Monday, February 22, 2010
Because We Are A Bible-Believing Church III: The Chair of St. Peter
Consider this one of those “pleasures of finding things out” moments I wrote about on around New Years. In italics below is a note I found on Catholic Exchange about this day in Church history. My edits and expansions of additional Bible references are included, but full credit for this post should go to CE.
Rookie that I am, I really, really have a lot to learn about the history of the Church. But I have found that an understanding of history is very helpful as I make my way through this world in other areas. Why wouldn’t the same be true of Church history?
Here begins the article from Catholic Exchange:
Today the Church celebrates the feast day of the Chair of Peter. This celebration dates back to at least the fourth century. The Calendar of Philocalus, made in the year 354 and having dates going back to the year 311, marks February 22 for this feast. According to very ancient Western liturgies, February 22 was the date that Christ appointed Peter to sit in His place as the authority over His Church.
When Our Lord asks the Apostles "Whom do you say I am?" Peter alone replied as follows,
“You are the Christ, the Son of the living God.” And Jesus said to him, “Blessed are you, Simon Barjona, because flesh and blood did not reveal this to you, but My Father who is in heaven.Thou art Peter, and upon this rock I will build My Church, and the gates of Hades shall not prevail against it.” (Mt 16:16-18)
The “chair” of course, is the position, the authority that was given to Peter. This can also be called the Petrine authority or the authority of the pope. Peter, alone among the Apostles, was given the keys to the kingdom. Jesus said to him, “I will give you the keys to the kingdom of heaven. Whatever you bind on earth shall be bound in heaven and whatever you loose on earth shall be loosed in heaven.” (Mt. 16:19) The Apostles would immediately understand, as would any first-century Jew, what Jesus was referring to when He said “keys to the kingdom.” This was a reference to Isaiah 22 where it refers to a king delegating his special authority over his kingdom to his prime minister. In essence, Jesus was setting up His kingdom on earth (the Catholic Church) and he was delegating His authority to Peter to rule over it until He comes again. In giving Peter the authority to bind and loose, Jesus was essentially stating that He would back up the decisions that Peter would make. Of course, the Church teaches us that this does not refer to all Peter’s actions, but in matters of faith and morals, Peter does have the authority to speak for Christ.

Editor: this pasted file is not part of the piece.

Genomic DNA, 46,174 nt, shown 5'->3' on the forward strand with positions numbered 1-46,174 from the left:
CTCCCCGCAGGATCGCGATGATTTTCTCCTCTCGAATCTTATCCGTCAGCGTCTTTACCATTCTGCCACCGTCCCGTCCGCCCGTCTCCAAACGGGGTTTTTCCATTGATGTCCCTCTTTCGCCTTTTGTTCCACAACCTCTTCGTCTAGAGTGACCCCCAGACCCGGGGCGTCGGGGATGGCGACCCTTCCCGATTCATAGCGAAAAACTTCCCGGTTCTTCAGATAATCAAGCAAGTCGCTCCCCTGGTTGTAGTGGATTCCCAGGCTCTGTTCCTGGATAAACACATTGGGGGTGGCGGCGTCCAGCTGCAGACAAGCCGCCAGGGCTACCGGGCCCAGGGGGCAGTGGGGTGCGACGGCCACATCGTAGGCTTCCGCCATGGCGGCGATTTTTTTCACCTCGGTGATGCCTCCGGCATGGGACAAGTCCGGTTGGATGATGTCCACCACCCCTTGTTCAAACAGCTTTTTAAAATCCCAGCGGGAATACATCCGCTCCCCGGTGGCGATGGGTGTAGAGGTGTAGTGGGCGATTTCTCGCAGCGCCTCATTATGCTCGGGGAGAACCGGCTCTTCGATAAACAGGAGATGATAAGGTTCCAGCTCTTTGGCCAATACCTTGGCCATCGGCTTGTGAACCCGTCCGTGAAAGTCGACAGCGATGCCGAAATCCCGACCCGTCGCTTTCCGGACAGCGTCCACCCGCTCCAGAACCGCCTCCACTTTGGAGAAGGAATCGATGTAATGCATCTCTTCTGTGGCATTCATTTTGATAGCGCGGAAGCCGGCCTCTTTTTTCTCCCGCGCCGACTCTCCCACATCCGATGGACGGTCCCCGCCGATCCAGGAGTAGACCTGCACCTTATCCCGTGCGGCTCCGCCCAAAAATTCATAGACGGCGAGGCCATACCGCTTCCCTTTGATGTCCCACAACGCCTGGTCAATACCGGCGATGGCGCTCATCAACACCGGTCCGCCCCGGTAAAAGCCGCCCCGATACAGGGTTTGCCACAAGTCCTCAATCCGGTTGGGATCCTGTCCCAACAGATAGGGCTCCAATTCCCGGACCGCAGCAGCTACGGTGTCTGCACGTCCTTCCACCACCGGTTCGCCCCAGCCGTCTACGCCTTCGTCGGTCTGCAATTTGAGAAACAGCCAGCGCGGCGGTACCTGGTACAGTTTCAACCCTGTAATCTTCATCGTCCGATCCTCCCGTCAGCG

And all this despite Simon Peter’s weaknesses and flaws as a regular guy. Our Lord foretells that Peter will deny him. But first, He tells the Apostles this at the Last Supper,
“You are those who have stood by Me in My trials; and just as My Father has granted Me a kingdom, I grant you that you may eat and drink at My table in My kingdom, and you will sit on thrones judging the twelve tribes of Israel.”
And He singles out Peter with the following information that He prayed for Peter before fortelling his denial of Him,
“Simon, Simon, behold, Satan has demanded permission to sift you like wheat; but I have prayed for you, that your faith may not fail; and you, when once you have turned again, strengthen your brothers.” (Luke 22:28-32)
Christ promised to send the Holy Spirit to guide His Church. This promise is made to guide Peter and the popes throughout the ages, in union with the bishops, in shepherding His Church. Peter, or the pope, however, is the shepherd who watches over the flock until Christ returns. We see this in Scripture also when Christ, after His resurrection and just prior to His Ascension, says to Peter, calling him by his former name (before Christ changed it):
“Simon, son of John, do you love me more than these?” (Referring to the other apostles)
Peter replied, “Yes, Lord, you know that I love you.”
He said to him, “Feed My lambs.” He then said to him a second time, “Simon, son of John, do you love Me?”
He said to him, “Yes, Lord, You know that I love You.”
He said to him, “Feed My sheep.” He said to him the third time, “Simon, son of John, do you love Me?”
Peter was distressed that He had said to him a third time, “Do you love Me?” and he said to Him, “Lord, You know everything, You know that I love You.” Jesus said to him, “Feed My sheep” (Jn 21:15-17).
Jesus is our true Shepherd, but He has asked Peter to watch over His flock until He returns to earth. Christ is the King of Kings and He has delegated His authority to Peter and all those after Peter who would sit in the “Chair of Peter” throughout the ages until He comes again in His glory. So Scripture makes it very clear why the Church celebrates this special occasion.
Thanks be to God.